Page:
Starks argued the executive order was not an example of sound reasonable policymaking. He also urged his Republican colleagues to reject the NTIA petition as quickly as possible in order to get back to focusing on their top priorities.

“We don’t have to do what NTIA asks or what the executive order asks and I don’t think we should,” maintained Starks.

Former Assistant Editor Jericho Casper graduated from the University of Virginia studying media policy. She grew up in Newport News in an area heavily impacted by the digital divide. She has a passion for universal access and a vendetta against anyone who stands in the way of her getting better broadband. She is now Associate Broadband Researcher at the Institute for Local Self Reliance's Community Broadband Network Initiative.

Section 230

Facebook, Google, Twitter Register to Lobby Congress on Section 230

Companies also want to discuss cybersecurity, net neutrality, taxes and privacy.

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on

Facebook CEO Mark Zuckerberg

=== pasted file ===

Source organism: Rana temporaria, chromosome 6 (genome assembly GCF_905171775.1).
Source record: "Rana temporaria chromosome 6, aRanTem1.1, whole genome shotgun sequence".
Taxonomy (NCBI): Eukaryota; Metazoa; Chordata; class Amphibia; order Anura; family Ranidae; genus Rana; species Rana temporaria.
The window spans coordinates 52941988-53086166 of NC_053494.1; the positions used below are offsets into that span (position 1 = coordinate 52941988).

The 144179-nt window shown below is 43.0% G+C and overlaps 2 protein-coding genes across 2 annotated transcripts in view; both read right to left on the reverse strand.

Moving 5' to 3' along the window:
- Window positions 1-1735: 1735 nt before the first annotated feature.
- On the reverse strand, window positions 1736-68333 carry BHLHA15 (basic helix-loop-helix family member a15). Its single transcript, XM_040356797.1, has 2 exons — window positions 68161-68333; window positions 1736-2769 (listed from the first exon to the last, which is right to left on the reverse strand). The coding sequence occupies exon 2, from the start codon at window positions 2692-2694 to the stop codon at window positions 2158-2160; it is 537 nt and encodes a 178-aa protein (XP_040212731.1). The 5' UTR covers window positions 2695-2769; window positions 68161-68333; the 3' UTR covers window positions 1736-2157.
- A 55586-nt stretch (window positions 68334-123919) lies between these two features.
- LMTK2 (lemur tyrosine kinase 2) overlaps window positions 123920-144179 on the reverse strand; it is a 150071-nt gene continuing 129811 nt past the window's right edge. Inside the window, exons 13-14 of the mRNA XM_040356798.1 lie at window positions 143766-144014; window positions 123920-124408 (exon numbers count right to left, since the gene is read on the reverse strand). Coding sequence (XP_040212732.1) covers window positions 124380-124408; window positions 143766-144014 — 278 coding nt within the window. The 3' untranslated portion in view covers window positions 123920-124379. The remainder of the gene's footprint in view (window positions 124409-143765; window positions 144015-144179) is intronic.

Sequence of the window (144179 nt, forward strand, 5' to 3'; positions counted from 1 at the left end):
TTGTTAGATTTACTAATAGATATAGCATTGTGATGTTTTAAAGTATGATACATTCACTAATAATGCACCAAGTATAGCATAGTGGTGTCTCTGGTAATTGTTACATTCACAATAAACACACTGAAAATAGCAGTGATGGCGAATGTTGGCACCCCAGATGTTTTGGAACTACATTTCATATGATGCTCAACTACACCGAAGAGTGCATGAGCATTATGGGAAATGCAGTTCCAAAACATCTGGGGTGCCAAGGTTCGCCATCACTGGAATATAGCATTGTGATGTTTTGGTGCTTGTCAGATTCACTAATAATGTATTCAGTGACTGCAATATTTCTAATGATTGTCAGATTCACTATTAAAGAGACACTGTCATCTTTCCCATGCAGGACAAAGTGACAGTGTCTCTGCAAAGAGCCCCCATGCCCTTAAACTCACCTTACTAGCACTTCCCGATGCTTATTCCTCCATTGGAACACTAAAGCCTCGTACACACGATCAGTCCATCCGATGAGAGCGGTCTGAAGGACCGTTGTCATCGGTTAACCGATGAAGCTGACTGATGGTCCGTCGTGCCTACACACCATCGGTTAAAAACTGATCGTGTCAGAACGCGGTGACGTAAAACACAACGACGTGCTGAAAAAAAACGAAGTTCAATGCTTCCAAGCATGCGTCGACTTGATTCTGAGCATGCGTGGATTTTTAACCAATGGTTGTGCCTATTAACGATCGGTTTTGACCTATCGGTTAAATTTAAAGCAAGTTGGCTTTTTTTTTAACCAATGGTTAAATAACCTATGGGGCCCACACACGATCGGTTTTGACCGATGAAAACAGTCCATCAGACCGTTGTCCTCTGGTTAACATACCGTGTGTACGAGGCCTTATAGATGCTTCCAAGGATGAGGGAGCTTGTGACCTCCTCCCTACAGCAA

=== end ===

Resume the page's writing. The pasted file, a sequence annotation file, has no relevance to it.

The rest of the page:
September 14, 2020 — Federal Communications Commissioner Geoffrey Starks on Wednesday blasted the Trump administration for its efforts to impose President Donald Trump’s political agenda upon an independent agency.

Speaking during a webinar hosted by the Center for Democracy and Technology, Starks called the administration May 28 executive order on social media an unprecedented effort “from the get-go.” He maintained that the FCC has no jurisdiction over social media services.

Starks also referenced the recent petition made by the Commerce Department’s National Telecommunications and Information Administration that officially urged the FCC to interpret Section 230 of the Communications Decency Act in a way detrimental to big tech platforms like Twitter and Facebook.

“The president is not the only one who wants the FCC to rewrite Section 230 statute,” said Starks.

Starks also said that it would be the decision of agency Chairman Ajit Pai as to whether, when and how to address the NTIA petition. Starks said that any movement on the matter will likely occur after the November election.

“There is a clear motive behind the NTIA petition,” said Starks, calling the petition a product of the president’s impatience, obsession with his online persona, and a political distraction.

Starks said that the motives behind the social media executive order or the NTIA petition were shown to be suspicious because of its timing.

“The executive order came immediately after President Trump had a Tweet flagged for saying mail-in ballots would lead to rigged elections,” said Starks, “it clearly shows the president’s intention to influence how social media sites operate to benefit himself.”